Last Call Review of draft-ietf-pals-p2mp-pw-lsp-ping-03

Request Review of draft-ietf-pals-p2mp-pw-lsp-ping
Requested rev. no specific revision (document currently at 05)
Type Last Call Review
Team Security Area Directorate (secdir)
Deadline 2017-06-09
Requested 2017-05-26
Draft last updated 2017-06-24
Completed reviews Rtgdir Last Call review of -01 by Keyur Patel (diff)
Opsdir Last Call review of -03 by Tianran Zhou (diff)
Genart Last Call review of -03 by Joel Halpern (diff)
Secdir Last Call review of -03 by Sandra Murphy (diff)
Assignment Reviewer Sandra Murphy
State Completed
Review review-ietf-pals-p2mp-pw-lsp-ping-03-secdir-lc-murphy-2017-06-24
Reviewed rev. 03 (document currently at 05)
Review result Has Nits
Review completed: 2017-06-24


I have reviewed this document as part of the security directorate's
ongoing effort to review all IETF documents being processed by the
IESG.  These comments were written primarily for the benefit of the
security area directors.  Document editors and WG chairs should treat
these comments just like any other last call comments.

The summary of the review is No Concerns except Nits for the draft.

This draft introduces a new sub-TLD to LSP-PIMG for P2MP, for the purpose of monitoring P2PM PW.

Note: there is quite a deep stack of RFCs on which this draft is based.  I read a lot of them but not all
and I can't claim that I now understand how this all works.  Take that into consideration in my comments.



There are many use or non-use of "a" and "the", leaving the reader confused as to whether one or many
of the objects are being discussed.  There are related mismatches of subject and verb.  A few examples:
P2MP PWs are carried over P2MP MPLS LSP - PWs over a LSP?  over LSPs in general?  One PW over multiple LSPs?
The P2MP MPLS LSP are - LSP is or LSPs are
receiver at P2MP MPLS LSP tail - at a tail?  at the tails?

and so forth.

There is a terminology section that covers basic concepts like ATM and LSR, but not acronyms used here like
ACH, T-PW, AC, GAL, etc are not mentioned.

I could not find the term P-tree in the references.  Web searches found one vendor's literature and presentations that
use that term.  If it is vendor specific, it should be changed.

section 5 says:

   The LSP Ping Echo request IPv4/UDP packets is encapsulated with the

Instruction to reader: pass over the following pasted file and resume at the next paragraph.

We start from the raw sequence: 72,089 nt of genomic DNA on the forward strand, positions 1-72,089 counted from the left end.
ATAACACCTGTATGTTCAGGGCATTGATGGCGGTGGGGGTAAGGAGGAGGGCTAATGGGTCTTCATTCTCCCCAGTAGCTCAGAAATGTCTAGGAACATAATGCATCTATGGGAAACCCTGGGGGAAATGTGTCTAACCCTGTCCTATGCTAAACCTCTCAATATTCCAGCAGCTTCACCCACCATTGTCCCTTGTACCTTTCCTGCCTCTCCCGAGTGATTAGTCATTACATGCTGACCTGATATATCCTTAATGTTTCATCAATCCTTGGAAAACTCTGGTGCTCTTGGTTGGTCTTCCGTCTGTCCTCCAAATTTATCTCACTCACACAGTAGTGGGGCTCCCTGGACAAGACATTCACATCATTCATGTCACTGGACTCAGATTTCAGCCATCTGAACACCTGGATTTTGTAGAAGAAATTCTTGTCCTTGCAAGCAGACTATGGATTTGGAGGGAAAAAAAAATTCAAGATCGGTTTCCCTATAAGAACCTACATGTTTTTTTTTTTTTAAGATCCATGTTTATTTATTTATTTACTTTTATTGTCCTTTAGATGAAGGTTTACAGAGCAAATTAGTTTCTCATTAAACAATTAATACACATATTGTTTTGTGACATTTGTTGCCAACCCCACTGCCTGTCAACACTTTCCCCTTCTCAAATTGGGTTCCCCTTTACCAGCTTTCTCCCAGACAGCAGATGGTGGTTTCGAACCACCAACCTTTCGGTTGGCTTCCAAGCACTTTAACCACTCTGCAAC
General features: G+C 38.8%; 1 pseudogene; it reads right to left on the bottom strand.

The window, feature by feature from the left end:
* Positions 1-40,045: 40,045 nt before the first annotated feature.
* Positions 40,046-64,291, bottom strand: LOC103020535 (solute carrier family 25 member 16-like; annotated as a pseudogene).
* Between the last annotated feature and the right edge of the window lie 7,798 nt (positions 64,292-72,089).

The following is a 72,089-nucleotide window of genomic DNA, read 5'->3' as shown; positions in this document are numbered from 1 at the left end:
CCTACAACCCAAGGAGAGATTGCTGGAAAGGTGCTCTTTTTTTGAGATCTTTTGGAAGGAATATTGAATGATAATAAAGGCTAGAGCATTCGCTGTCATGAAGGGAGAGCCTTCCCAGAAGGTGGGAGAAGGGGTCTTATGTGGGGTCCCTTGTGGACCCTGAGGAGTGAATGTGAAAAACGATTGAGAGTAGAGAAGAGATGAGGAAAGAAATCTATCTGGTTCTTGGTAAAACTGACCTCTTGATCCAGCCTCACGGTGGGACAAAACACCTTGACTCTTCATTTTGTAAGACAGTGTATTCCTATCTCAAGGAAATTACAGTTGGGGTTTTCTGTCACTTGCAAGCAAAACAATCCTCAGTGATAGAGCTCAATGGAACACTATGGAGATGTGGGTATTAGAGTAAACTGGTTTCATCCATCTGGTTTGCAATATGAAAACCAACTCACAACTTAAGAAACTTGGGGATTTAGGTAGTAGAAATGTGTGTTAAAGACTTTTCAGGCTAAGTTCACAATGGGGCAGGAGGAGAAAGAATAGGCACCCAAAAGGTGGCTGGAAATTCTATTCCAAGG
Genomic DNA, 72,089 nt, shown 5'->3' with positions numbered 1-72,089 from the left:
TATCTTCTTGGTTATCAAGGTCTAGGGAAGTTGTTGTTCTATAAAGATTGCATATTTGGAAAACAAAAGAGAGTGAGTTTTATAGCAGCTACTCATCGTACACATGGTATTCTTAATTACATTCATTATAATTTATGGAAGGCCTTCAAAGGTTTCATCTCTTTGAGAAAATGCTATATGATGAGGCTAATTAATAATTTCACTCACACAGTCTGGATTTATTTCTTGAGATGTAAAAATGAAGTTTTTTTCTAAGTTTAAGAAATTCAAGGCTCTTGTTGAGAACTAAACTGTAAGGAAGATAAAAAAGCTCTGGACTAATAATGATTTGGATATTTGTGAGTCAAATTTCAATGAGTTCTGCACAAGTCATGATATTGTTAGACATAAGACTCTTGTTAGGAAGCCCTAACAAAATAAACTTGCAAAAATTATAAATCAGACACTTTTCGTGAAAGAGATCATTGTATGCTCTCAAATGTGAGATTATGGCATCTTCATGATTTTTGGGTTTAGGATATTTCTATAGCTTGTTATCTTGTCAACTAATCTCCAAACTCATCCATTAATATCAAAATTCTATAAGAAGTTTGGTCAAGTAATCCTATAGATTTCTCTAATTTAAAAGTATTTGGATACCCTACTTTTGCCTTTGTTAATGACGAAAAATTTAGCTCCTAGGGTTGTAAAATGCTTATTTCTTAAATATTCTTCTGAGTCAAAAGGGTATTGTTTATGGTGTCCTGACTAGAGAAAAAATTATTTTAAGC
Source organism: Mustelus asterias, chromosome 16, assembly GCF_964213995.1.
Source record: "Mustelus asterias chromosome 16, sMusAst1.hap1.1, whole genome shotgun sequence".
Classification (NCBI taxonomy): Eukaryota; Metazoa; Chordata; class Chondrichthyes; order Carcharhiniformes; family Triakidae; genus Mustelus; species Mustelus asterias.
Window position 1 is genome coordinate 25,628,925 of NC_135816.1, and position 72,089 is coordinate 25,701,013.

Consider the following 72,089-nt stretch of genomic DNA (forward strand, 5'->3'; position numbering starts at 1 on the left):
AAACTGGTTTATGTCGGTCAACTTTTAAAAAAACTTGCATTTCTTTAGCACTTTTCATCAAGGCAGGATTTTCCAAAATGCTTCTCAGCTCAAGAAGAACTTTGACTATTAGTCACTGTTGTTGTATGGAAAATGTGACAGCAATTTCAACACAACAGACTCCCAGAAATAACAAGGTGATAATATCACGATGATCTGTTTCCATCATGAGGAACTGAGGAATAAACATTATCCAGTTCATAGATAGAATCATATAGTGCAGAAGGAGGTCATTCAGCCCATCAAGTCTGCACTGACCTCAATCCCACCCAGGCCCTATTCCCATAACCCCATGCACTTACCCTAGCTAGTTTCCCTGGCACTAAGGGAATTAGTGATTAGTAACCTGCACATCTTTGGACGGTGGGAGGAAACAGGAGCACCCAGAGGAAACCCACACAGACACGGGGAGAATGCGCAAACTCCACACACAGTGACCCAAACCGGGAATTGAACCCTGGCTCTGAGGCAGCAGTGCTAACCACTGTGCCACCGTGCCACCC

MPLS label stack as described in previous sections, followed by one
         of the two encapsulation options:

Section 6 says

  For an Aggregate Inclusive P-tree arrangement, the echo request
     packet is sent over the P2MP MPLS LSP with one of the following two
        encapsulation options:

I could not resolve the two encapsulation options, whether these were two cases each with its own pair of choices,
or one encapsulation encapsulated in the other.  It could be made clearer.

The security consideration section says it introduces no new "security considerations" beyond those that apply to
RFC6425.  It is true it introduces no new vulnerabilities, but it does introduce a new set of objects (P2MP PWs)
that could be affected by any security issues in RFC6425.

RFC6425 introduces the TLVs and sub-TLVs to LSP PING for the purpose of monitoring P2MP LSPs.  Its security
considerations section says it does not introduce "security concerns" beyond those described in RFC4379.
It is probably true it introduces no new vulnerabilities, but it does introduce a new set of objects (P2MP LSPs)
that could be affected by any security issues in RFC4379.

RFC4379 (LSP Ping) security considerations section covers several points about the security of LSP Ping.

The following is a concern over an apparent lack of concern in the stack of RFCs on which this draft
is based - for which this draft is not responsible.
I can hardly blame this draft for some issue I have in the deep stack of RFCs on which it builds.

RFC4379 says in part that

Unsophisticated replay and spoofing attacks involving faking or
replaying MPLS echo reply messages are unlikely to be effective.
These replies would have to match the Sender's Handle and Sequence
Number of an outstanding MPLS echo request message.  A non-matching
replay would be discarded as the sequence has moved on, thus a spoof
has only a small window of opportunity.  However, to provide a
stronger defense, an implementation MAY also validate the TimeStamp
Sent by requiring and exact match on this field.

It is not clear to me that this includes consideration of
actions by a legitimate LSP Ping participant.

A legitimate LSP Ping participant is in a position in an AS to easily
produce spoofed echo requests or to spoof replies to a echo request
because it sees the echo requests to which it replies.

Consequences of spoofing a request or, particularly, a reply (or in P2PM LSP, a
bunch of replies) are not mentioned.

Operators I've asked usually say that MPSL is not generally used between
ASs.  However, inter-AS use of LSP-Ping is mentioned in many of the tree of
RFCs on which this draft is built - 4379 and 7117, also found in 8029, 6074,
6514, 7582, 7899, 7900...  And many web searches find vendor documentation
and operator tutorial sites about the use of inter-AS LSPs - there appear to
be three options, one of which is to let the signalling protocols pass between
the ASs.

I don't know how widely that would be useful (the responses of the operators
I've spoken to seem to indicate it is not widely used).

But the consequences of a legitimate but misbehaving LSP Ping speaker
in one AS affecting the ops and management of another ought to be
mentioned somewhere, somehow, at least as a cautionary "don't shoot